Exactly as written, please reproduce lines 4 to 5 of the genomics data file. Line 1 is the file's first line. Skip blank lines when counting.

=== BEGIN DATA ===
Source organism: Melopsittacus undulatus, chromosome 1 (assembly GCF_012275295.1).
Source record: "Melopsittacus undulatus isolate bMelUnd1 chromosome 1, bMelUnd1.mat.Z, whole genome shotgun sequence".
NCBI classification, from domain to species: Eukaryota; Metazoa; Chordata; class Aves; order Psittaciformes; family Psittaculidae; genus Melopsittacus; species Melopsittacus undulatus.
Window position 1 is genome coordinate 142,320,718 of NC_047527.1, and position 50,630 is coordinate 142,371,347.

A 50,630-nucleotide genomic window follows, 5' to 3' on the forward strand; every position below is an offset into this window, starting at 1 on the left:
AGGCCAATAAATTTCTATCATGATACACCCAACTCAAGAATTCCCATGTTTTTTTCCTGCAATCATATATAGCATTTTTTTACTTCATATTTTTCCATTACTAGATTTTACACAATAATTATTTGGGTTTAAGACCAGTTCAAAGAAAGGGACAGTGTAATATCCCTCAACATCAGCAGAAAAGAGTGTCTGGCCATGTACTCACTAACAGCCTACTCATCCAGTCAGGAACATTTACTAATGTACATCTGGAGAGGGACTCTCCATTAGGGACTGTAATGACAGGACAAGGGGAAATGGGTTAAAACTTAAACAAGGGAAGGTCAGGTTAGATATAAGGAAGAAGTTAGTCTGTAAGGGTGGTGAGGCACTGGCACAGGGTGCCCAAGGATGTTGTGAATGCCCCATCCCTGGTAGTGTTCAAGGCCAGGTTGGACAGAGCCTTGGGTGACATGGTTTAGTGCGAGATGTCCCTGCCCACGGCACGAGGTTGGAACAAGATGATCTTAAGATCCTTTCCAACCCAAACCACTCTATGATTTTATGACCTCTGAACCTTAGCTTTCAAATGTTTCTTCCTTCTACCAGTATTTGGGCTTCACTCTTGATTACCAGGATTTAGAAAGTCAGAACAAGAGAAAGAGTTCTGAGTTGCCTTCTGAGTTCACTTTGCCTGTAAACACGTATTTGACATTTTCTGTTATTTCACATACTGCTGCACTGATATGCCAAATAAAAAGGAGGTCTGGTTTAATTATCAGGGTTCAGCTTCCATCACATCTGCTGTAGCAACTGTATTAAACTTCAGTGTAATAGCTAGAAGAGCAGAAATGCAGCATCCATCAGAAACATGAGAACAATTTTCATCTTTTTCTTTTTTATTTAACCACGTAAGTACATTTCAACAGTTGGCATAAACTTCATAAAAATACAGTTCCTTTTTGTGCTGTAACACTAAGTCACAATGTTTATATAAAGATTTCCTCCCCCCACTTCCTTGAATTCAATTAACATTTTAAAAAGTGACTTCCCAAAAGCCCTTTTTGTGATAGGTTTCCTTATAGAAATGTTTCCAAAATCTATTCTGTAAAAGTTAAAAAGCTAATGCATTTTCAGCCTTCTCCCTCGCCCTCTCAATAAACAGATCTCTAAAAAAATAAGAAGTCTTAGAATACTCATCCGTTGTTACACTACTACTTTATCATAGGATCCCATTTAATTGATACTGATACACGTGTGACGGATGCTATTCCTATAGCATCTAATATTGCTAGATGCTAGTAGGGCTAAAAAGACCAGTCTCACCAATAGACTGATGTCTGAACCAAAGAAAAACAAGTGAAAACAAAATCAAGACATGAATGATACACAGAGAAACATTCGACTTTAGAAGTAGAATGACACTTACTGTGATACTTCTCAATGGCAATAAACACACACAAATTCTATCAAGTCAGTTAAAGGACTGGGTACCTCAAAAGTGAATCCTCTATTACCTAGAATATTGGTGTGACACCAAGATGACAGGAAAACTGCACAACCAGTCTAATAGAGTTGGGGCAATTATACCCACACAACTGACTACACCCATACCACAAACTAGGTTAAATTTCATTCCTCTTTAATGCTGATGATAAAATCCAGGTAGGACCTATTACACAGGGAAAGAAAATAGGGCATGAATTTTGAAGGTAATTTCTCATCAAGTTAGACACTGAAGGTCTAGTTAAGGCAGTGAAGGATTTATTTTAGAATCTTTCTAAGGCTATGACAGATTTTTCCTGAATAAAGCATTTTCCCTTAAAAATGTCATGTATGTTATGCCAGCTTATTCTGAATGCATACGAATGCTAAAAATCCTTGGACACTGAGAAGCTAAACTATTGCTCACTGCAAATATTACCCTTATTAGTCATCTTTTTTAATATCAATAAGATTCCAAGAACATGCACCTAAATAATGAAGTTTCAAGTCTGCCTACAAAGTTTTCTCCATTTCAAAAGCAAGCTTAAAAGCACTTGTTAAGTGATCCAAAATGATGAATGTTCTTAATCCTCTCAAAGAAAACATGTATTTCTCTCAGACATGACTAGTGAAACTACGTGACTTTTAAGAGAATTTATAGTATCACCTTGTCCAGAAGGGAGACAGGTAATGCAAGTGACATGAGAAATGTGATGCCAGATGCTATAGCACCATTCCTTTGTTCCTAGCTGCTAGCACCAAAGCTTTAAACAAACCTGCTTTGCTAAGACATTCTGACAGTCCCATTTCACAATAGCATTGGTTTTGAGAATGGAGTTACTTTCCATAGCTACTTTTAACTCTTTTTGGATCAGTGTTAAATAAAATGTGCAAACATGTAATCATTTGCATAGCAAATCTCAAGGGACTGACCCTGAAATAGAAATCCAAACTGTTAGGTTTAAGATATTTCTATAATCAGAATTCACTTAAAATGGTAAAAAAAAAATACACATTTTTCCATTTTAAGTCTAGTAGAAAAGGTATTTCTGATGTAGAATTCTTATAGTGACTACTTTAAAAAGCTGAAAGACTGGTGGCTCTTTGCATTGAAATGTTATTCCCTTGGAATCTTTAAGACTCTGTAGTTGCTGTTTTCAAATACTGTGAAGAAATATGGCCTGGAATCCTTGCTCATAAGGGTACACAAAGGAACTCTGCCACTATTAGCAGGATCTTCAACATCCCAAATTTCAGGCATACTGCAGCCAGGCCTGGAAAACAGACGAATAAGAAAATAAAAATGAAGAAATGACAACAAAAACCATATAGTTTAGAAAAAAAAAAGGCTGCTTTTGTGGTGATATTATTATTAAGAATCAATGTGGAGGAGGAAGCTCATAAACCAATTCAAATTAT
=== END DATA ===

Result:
Window position 1 is genome coordinate 142,320,718 of NC_047527.1, and position 50,630 is coordinate 142,371,347.

A 50,630-nucleotide genomic window follows, 5' to 3' on the forward strand; every position below is an offset into this window, starting at 1 on the left: